Coming to poetry

I ended up writing poetry in a way that felt natural but accidental: more a tumble than a growth. When I really reflect upon it, I think I honestly owe it to an inherent and intense hatred of math. I fell in love with language in the first grade, as my teacher always gave us the choice between free-reading or writing continually higher and higher numbers on a scroll. I invariably chose to free-read, and I proceeded to get super into books for the rest of my life. The earliest poem I remember writing was in third grade, about an imaginary mix between a cat and a bunny— very creatively entitled ‘Catabunny”. Following that, I remember writing some (horrible, horrible) poetry in middle school, but it was never out of some instinctive draw to the art form. I guess I took vague inspiration from poets on Tumblr, as much as it pains me to admit it, but I wasn’t thinking about it as poetry, just as a form of journaling. I was a very sad middle schooler 🙁 . In high school, I was part of the literary magazine, and I think that played a very large role in my getting into poetry. At some point in reading my peers’ poems, I was like “man, I could do a better job than that”, and so my poetry path was born! I had the fortune of having really incredible English teachers throughout high school, and they were vital in my development as a writer. From the moment I decided I wanted to be an English major, (a moment I genuinely cannot remember) I knew I wanted to do poetry. It feels very natural to me, and I find that poetry is often simply my way of interacting and understanding the world around me. Once I write a poem about something, I can stop thinking about it constantly. I guess I’ll keep writing poetry until I either die or that stops happening, whichever comes first.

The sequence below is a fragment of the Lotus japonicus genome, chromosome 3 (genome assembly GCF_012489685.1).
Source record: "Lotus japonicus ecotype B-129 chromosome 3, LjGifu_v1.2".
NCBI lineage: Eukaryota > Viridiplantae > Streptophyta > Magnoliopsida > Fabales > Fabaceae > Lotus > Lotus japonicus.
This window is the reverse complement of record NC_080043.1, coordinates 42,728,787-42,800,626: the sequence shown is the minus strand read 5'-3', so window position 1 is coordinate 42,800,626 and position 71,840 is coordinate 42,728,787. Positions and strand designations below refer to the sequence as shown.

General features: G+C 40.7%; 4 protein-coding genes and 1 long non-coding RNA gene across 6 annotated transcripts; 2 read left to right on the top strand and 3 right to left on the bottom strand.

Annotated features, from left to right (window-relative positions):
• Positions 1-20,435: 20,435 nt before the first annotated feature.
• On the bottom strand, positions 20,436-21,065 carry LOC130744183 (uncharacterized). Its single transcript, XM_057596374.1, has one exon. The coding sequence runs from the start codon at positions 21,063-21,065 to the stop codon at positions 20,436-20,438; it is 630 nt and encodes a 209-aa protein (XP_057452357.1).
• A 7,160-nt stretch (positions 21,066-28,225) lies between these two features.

2 Replies to “Coming to poetry”

  1. When you mentioned the Tumblr poets, it immediately brought me back to middle school. So much flannel. I can’t wear flannel to this day because of how much I wore it in middle school. I have to agree that Tumblr poets were a big influence on my writing back then. They all seemed so cool to a young middle schooler who was trying hard to figure herself out. Tumblr icon Acacia Brinley has two kids now, and I feel so old. I recommend you read the poems “I Wrote This for You and Only You” to reminisce about the old Tumblr poetry days while also looking at some pretty good photographs. You’re “Catabunny” poem sounds adorable. I sometimes wish I never lost that childhood innocence and still wrote stories of whatever my mind can come up with. I think that is why a lot of my own poems are fictionized.

  2. Literary critic Harold Bloom has written that a poem is a response to a poem, and while he means it quite figuratively and psychologically it’s also true literally and it’s been great this semester and last to see how you respond to others’ poems in shaping your own: I think that covers both the realization of one’s skills (“I could do better”) and the sense of ambition (“I envy what that person does”).

    But I’m also curious as a poem as a way to stop thinking about something. I’d love to see you write a poem that explores that, the way the second poem in Girmay’s explores the act of writing. It might feel like an unusual exercise, and different from what you often write, but I think it would fit quite well with the topics you’ve been hovering around. Perhaps try it out instead of/in addition to an exercise one week.

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